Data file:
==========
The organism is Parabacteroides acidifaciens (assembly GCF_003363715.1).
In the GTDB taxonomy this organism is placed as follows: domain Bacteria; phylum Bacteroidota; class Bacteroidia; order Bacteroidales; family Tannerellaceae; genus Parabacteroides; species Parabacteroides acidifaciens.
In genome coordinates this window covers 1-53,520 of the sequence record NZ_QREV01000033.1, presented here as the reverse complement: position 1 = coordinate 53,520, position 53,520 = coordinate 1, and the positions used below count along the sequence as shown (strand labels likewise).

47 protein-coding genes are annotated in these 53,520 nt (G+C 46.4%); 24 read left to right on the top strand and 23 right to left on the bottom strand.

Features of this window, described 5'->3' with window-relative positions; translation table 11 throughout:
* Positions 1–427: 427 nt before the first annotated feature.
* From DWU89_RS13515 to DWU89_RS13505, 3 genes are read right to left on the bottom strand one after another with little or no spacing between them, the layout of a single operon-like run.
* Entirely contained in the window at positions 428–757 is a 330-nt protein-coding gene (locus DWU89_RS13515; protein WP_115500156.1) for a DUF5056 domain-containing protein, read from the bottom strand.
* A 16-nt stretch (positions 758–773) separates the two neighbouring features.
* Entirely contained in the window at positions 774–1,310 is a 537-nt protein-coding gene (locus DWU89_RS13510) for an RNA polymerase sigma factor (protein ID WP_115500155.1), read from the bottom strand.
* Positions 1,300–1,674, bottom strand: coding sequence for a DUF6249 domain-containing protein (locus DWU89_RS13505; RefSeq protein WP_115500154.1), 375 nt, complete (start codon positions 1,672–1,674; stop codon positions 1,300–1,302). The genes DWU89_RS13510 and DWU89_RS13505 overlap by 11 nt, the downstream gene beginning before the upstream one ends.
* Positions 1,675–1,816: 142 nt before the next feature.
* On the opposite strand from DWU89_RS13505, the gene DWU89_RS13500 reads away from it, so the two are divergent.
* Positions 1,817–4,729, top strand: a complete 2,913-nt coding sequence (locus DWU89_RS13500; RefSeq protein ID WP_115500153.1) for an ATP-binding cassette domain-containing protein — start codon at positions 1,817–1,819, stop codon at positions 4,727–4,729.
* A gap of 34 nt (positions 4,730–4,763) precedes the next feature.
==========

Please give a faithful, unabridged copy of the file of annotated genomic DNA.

The organism is Parabacteroides acidifaciens (assembly GCF_003363715.1).
In the GTDB taxonomy this organism is placed as follows: domain Bacteria; phylum Bacteroidota; class Bacteroidia; order Bacteroidales; family Tannerellaceae; genus Parabacteroides; species Parabacteroides acidifaciens.
In genome coordinates this window covers 1-53,520 of the sequence record NZ_QREV01000033.1, presented here as the reverse complement: position 1 = coordinate 53,520, position 53,520 = coordinate 1, and the positions used below count along the sequence as shown (strand labels likewise).

47 protein-coding genes are annotated in these 53,520 nt (G+C 46.4%); 24 read left to right on the top strand and 23 right to left on the bottom strand.

Features of this window, described 5'->3' with window-relative positions; translation table 11 throughout:
* Positions 1–427: 427 nt before the first annotated feature.
* From DWU89_RS13515 to DWU89_RS13505, 3 genes are read right to left on the bottom strand one after another with little or no spacing between them, the layout of a single operon-like run.
* Entirely contained in the window at positions 428–757 is a 330-nt protein-coding gene (locus DWU89_RS13515; protein WP_115500156.1) for a DUF5056 domain-containing protein, read from the bottom strand.
* A 16-nt stretch (positions 758–773) separates the two neighbouring features.
* Entirely contained in the window at positions 774–1,310 is a 537-nt protein-coding gene (locus DWU89_RS13510) for an RNA polymerase sigma factor (protein ID WP_115500155.1), read from the bottom strand.
* Positions 1,300–1,674, bottom strand: coding sequence for a DUF6249 domain-containing protein (locus DWU89_RS13505; RefSeq protein WP_115500154.1), 375 nt, complete (start codon positions 1,672–1,674; stop codon positions 1,300–1,302). The genes DWU89_RS13510 and DWU89_RS13505 overlap by 11 nt, the downstream gene beginning before the upstream one ends.
* Positions 1,675–1,816: 142 nt before the next feature.
* On the opposite strand from DWU89_RS13505, the gene DWU89_RS13500 reads away from it, so the two are divergent.
* Positions 1,817–4,729, top strand: a complete 2,913-nt coding sequence (locus DWU89_RS13500; RefSeq protein ID WP_115500153.1) for an ATP-binding cassette domain-containing protein — start codon at positions 1,817–1,819, stop codon at positions 4,727–4,729.
* A gap of 34 nt (positions 4,730–4,763) precedes the next feature.